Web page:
Also see: Drug UseCan Ruin a Marriage

Career and EmploymentIssues

At first it probably sounds simple. Get a job to pay thebills so we can live happily ever after. But jobs take a lot of time andsometimes that time is stolen from the time that the marriage relationshipneeds. Readmore.

Also see: WhenUnemployment Hits Home: Seven Ways to Help Your Marriage

USCCB Resources:

  • Webpage about labor and employment
  • Prayer for Work

Conflict

Conflict is normal in marriage. However, when conflictsescalate to contempt and disrespect, or when they seem unsolvable and arecausing grief for one or both spouses, there is no shame in reaching out forhelp. For Your Marriage maintains alist of organizationsdedicated to helping couples deal with conflict and work toward a healthier,happier marriage.

See also: ConflictResolution Skills

Death of a Loved One

Losing a child, family member, or friend can be a heavyweight for a marriage to bear. Losing a spouse is a devastating blow. Grievingspouses and parents need support, love, and time to heal.

See also: A Lesson in Love from Our Dying Son and It Is Well: Life in the Storm

USCCB Resources:

  • Prayer at the Death of a Baptized Child
  • Prayer for Mourners

Disillusionment

The most common disillusionmentoften is phrased as “I just don’t know if I love him (her) anymore.” It’susually accompanied by a general feeling of loss of excitement and passion foryour spouse. You wonder, “Is this all that marriage is supposed to be?” Readmore.

See also: When RainDrenches a Marriage

Domestic Violence

Conflict is part of every intimate relationship–that’s whyconflict resolution skills are important. Domestic violence, however, has noplace in a healthy relationship, whether the couple is dating, engaged, marriedor cohabiting. Readmore.

USCCB Resources: 

Finances

Financial counselors often point to finances as the mostcommon cause of divorce. That’s only partially true.Financial problems areas much a result of how we think about money as how we spend it. Readmore.

See also: LivingSimply: A Lasting and Fulfilling Way of Life

Household Duties

In studies that measure marital satisfaction, the topic ofsharing household duties is one of the primary sources of dissatisfaction forcouples, especially in the early years of marriage and when both spouses workoutside the home. Readmore.

See also: Whose Job Is It?

Illness

Illness, especially chronic illness, changes the relationshipwith spouse, family, friends, social network, and God. Illness can bring outthe best – and sometimes the worst – in both spouses. Readmore.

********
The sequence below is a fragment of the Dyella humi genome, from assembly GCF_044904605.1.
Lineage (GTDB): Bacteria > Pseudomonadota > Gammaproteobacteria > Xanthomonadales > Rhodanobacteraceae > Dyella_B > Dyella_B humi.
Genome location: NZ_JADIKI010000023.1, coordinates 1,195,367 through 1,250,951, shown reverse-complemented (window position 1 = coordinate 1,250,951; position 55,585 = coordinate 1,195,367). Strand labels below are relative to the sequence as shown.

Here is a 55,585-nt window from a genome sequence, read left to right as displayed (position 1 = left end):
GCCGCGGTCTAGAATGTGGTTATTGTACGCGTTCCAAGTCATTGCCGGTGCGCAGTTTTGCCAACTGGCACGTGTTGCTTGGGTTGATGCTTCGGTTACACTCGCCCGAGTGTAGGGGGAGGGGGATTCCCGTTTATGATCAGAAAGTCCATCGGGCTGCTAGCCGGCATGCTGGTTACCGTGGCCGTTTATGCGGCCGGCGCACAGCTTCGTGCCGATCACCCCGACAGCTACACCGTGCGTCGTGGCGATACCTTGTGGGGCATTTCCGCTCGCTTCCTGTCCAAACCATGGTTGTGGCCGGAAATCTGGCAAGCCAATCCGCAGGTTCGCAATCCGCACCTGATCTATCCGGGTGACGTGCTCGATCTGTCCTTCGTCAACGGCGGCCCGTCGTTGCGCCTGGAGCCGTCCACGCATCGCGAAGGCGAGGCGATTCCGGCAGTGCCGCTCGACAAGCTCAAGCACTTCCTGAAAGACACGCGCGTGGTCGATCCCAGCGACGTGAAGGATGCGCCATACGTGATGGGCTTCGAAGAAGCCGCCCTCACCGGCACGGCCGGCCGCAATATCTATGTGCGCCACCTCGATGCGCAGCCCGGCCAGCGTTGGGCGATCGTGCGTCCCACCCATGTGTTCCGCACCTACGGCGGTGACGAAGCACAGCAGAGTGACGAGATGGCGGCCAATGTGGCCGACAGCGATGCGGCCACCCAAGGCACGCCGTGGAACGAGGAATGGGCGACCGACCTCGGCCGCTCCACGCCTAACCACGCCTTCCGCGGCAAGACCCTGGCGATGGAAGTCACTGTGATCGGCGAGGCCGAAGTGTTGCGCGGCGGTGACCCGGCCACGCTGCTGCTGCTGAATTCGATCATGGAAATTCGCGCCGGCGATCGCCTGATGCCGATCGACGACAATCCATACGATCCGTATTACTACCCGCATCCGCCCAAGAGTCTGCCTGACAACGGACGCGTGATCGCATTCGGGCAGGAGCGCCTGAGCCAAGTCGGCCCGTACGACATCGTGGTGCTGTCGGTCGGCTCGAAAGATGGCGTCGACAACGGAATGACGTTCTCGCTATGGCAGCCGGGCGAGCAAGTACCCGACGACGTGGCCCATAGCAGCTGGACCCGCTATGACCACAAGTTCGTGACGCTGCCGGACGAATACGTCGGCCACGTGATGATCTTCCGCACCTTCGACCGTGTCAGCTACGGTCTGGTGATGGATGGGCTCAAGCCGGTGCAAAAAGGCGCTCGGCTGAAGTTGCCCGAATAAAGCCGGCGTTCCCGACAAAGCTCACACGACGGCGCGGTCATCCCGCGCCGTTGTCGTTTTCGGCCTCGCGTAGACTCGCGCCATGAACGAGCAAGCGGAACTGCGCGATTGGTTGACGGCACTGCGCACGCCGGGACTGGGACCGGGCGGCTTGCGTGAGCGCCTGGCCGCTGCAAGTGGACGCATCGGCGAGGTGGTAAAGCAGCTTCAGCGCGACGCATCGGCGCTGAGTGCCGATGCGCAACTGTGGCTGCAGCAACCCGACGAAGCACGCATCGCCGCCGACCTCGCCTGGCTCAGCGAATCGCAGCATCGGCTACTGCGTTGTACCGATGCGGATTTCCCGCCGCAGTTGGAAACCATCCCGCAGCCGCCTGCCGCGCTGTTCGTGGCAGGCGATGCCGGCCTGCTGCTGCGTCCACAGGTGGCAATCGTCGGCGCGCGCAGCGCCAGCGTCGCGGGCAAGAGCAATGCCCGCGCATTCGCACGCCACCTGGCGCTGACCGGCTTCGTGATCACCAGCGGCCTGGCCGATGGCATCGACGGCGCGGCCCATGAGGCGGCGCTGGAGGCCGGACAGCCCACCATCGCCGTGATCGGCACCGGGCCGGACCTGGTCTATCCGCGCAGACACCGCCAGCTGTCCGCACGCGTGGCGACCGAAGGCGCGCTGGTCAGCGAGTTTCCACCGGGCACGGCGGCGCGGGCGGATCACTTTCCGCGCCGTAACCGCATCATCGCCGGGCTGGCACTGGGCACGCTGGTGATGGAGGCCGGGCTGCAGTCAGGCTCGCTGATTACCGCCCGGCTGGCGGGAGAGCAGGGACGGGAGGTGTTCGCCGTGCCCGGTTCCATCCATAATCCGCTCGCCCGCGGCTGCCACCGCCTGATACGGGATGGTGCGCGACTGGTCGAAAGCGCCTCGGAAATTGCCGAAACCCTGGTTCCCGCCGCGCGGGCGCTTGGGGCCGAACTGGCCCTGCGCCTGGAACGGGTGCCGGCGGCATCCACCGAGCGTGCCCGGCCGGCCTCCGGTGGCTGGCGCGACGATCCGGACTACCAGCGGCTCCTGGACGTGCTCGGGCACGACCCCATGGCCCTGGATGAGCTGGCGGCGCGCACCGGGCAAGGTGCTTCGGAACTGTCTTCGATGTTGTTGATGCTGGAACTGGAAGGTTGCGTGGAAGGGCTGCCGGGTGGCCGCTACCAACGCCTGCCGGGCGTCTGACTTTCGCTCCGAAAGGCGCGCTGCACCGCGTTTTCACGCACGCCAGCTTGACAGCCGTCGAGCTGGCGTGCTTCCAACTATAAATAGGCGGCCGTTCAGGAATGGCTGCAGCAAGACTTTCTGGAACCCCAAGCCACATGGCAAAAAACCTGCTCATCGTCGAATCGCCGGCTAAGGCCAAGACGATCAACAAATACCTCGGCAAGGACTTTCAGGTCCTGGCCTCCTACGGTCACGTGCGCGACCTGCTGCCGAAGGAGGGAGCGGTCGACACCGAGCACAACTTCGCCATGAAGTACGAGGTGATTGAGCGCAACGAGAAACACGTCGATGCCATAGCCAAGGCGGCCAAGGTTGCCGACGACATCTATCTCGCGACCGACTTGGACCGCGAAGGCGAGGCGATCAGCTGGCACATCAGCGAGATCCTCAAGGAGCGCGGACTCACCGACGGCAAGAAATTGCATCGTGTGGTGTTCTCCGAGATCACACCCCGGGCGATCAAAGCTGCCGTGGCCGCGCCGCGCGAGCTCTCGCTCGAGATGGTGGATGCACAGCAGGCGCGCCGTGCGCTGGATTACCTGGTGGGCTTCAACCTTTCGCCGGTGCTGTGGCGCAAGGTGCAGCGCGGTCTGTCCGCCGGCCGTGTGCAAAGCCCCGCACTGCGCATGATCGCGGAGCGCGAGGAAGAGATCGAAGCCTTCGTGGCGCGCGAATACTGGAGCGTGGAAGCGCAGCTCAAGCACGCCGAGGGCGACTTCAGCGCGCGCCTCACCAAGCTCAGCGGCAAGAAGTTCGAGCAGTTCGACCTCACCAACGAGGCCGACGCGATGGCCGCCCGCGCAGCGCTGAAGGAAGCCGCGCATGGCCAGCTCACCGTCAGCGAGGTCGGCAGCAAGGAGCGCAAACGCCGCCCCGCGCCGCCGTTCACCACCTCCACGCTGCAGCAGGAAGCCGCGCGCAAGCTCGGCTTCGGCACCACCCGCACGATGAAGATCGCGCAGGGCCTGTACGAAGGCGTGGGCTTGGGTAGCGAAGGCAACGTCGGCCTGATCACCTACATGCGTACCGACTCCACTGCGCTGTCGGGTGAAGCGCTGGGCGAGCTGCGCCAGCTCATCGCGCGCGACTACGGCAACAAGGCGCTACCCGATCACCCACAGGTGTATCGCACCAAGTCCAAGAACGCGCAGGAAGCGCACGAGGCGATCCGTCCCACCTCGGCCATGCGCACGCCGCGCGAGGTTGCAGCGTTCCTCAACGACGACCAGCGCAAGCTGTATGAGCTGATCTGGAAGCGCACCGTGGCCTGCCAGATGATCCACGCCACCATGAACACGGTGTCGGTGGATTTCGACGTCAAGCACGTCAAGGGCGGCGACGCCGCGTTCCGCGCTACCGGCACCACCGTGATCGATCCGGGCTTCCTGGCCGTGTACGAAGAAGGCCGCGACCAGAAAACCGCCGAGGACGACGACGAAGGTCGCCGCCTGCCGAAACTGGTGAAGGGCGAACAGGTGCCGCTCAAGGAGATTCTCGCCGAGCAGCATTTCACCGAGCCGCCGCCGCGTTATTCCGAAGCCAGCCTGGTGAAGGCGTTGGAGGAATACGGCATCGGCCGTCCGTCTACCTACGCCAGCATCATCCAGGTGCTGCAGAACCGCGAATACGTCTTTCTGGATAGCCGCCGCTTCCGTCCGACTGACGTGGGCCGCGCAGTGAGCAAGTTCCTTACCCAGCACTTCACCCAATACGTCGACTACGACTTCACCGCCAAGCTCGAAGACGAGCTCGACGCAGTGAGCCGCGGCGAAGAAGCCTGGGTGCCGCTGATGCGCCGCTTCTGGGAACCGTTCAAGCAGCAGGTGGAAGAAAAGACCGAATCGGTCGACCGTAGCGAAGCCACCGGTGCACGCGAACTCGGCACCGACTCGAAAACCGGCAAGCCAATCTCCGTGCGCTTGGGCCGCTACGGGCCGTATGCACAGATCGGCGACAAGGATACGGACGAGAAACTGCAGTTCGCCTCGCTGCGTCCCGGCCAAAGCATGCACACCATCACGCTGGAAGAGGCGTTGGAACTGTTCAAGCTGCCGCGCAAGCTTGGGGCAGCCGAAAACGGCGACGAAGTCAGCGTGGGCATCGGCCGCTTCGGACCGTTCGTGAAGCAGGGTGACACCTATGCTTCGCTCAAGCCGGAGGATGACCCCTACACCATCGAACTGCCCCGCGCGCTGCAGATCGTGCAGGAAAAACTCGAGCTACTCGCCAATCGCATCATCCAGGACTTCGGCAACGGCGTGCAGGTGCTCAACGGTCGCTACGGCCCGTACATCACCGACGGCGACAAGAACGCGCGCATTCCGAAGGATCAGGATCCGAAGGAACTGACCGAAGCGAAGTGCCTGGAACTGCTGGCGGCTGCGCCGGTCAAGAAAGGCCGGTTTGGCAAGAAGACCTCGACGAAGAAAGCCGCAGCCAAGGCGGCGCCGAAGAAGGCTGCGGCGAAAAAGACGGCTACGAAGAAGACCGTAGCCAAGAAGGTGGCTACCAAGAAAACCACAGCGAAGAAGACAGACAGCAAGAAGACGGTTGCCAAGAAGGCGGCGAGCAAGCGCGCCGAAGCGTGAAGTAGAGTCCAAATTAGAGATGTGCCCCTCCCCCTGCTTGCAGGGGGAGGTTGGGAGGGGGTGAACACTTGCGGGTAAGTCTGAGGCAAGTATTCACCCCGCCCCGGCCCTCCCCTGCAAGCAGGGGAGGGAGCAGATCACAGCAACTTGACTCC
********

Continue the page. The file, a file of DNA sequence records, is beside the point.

See also: Till Death Do UsPart

Infertility

When a couple is unable to have children, it causes greatpain emotionally, intellectually, physically, and spiritually. The feelings ofemptiness and loss can be overwhelming. Readmore.

See also: TheBlessing of “Unanswered Prayers”: An Adoption Story

USCCB Resource: Webpage on infertility, with Catholic teaching and resources for couples

 

Infidelity

Healing a marriage when there has been infidelity takesteamwork. Both spouses must commit to getting the marriage back, or possiblygetting to where it never was. This calls for courage.  Readmore.

See also: Getting Past theAffair 

In-laws

In-laws can be a blessing to a couple, but can also bringtension to a marriage. Boundaries and clear paths of communication are key. Read more.

See also: The SandwichGeneration

Miscarriage

15% of all recognized pregnancies end in miscarriage. Couples often bear this grief in silence and confusion. Readmore.

See also: LovingParents After Miscarriage

PersonalityDifferences

Identifying similarities and differences in their personalities helps couplesunderstand the dynamics of their relationship more clearly, but generositytowards each another is still the key to personality compatibility. Readmore.

See also: IfOpposites Attract, How Can We Get Along? 

Pornography

Pornography damages the trust and intimacy within thehusband-wife relationship and can even lead to the end of the marriage itself.

It draws focus away from one’s family life and relationship with God and sets adestructive example for one’s children.

In 2015, the bishops published a formal statement on this subject, called “Create in Me a Clean Heart: A Pastoral Response to Pornography.” Read or order the statement here, in English and Spanish.

See also: Howto Strengthen Your Marriage After Porn Addiction

USCCB Resources: